The parking assistance system with reverse camera feature is surprisingly easy to get used to. On the old car, I stuck 2 wide-angle mini-mirrors on the side mirrors so that I can see the lower rear bumpers. Sometimes I even opened the driver door to see clearer – very uncle style of parking! On the Volvo S60, I had problem parking the car because there is no reverse camera and unlike the older Chevrolet Optra, the rear windscreen and passenger doors are high hence harder for me to turn my head behind to gauge my parking.
The Jetta offers several parking assistance features. First, the left side mirror can be tilted down so I can see the left rear wheel area. Secondly, the parking sensor covers both front and back of the car, which is beneficial when doing parallel parking. It even displays the distance of obstacles on the infotainment system display. Finally, the reverse camera aids me in getting the car parked straight and at the right depth without bumping into any obstacles.
The Park Distance System Control feature can be auto activated as long as the car is traveling below 15kmh, forward or on reverse. Very useful if are doing parallel parking or head-on. But it can be irritating while the car is in queue. The Park Assist will start to beep at the front if you are too close to the front car, while the rear will start to beep when the rear car inches towards you. So after a few days of trying it out, I disabled the auto feature, and activated only during reverse gear. I can easily turn it on by pressing the button in front of the gear stick.
The Jetta front lighting system is rather sophisticated. There are xenon lights, LED lights, halogen lights, all for different purposes. The main xenon headlights calibrate every time you start the engine. The LED running lights are always on as long as you start the engine, while the halogen lights are for cornering which lights up whenever you turn on the signal or when you turn the steering wheel. The running lights intelligently turns off when you turn on signal lights. And while it makes sense to set the headlights as “auto”, I still like to manually control whether I want to turn on my headlights or not. Fortunately, it is easy for me to know whether I indeed turn on the headlights, because the dashboard backlight would be dark when they are not on, unlike other brand cars where the dashboard lights are always on, especially those with digital dashboards. And I am glad the dashboard is the traditional analogue display with just a small panel for digital information. I cannot imagine how disastrous it could be if for unknown reasons the digital dashboard turned buggy or crashed.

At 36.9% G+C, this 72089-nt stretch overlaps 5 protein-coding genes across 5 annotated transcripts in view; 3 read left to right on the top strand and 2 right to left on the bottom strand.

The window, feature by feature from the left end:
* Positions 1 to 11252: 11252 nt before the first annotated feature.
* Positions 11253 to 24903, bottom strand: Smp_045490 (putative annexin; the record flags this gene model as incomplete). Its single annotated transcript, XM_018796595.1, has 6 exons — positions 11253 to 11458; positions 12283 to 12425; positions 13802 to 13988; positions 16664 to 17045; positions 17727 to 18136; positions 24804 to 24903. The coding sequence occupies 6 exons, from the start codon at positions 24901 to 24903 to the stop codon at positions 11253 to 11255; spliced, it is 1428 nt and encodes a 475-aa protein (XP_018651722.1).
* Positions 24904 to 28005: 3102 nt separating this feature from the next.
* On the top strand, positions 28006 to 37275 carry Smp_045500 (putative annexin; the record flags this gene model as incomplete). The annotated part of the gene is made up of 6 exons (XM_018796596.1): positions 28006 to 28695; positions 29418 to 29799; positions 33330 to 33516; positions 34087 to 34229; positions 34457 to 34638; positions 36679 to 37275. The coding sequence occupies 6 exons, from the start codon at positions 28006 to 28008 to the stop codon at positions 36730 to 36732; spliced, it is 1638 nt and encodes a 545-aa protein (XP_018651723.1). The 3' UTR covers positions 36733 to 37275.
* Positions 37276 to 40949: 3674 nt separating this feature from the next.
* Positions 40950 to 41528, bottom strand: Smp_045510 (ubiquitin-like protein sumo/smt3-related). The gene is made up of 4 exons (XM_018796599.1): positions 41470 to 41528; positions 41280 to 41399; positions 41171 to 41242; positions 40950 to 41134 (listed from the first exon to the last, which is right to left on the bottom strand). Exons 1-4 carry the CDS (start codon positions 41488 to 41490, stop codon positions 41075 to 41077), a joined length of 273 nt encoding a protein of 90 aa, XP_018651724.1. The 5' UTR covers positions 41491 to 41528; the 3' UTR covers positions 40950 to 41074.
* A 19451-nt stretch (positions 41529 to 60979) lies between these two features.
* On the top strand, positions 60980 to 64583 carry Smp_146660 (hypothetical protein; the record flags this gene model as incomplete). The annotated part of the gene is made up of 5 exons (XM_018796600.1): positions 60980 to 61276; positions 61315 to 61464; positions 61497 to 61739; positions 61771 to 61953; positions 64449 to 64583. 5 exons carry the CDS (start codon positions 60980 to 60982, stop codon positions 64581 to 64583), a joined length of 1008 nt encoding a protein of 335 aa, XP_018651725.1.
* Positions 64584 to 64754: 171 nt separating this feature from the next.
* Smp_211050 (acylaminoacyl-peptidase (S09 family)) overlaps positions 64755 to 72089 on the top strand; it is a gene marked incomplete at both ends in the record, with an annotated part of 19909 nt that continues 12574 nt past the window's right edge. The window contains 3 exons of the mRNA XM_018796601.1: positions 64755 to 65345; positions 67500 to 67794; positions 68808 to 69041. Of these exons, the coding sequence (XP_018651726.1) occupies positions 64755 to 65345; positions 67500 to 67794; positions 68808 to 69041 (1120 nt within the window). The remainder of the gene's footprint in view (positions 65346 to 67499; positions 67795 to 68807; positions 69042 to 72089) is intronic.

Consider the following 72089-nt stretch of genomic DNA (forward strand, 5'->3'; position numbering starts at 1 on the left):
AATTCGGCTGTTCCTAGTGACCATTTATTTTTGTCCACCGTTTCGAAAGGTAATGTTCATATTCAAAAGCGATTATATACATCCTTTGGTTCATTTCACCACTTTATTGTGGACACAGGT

Another safety feature is on the brake pedal. You cannot start the engine until you step on the brake. Similarly, you cannot change the gear stick position unless you step on the brake pedal. This is to prevent accidental gear shifts resulting in the car moving without a driver in control.
So on the whole, while VW Jetta has loads of tech, they are easily accessed through traditional hardware buttons or knobs. The Jetta’s menu setting screen has very few options to configure compared to Volvo S60.
Infotainment Navigation System
The infotainment system on the VW Jetta is another unexpected bonus. After experiencing the Volvo S60 and my friend’s Mazda 3, once again I prefer the Jetta’s, not because it is more advanced. On the contrary, it has the right balance of traditional controls and tech.
Firstly, touchscreen! The Volvo S60 doesn’t have it. Next, the screen does not disable when driving! The Mazda 3 is so “smart” to prevent any on-screen action. Similarly, Volvo S60 stops displaying some content while the car is moving. But they did not consider that the infotainment system could be used by the passenger.
As you can see, the infotainment system has clear hardware buttons on both sides of the screen, which is so convenient. I do not have to turn any cursor knob or access any on-screen menu to get to my radio, or switch media, or turn on navigation map, or the phone screen.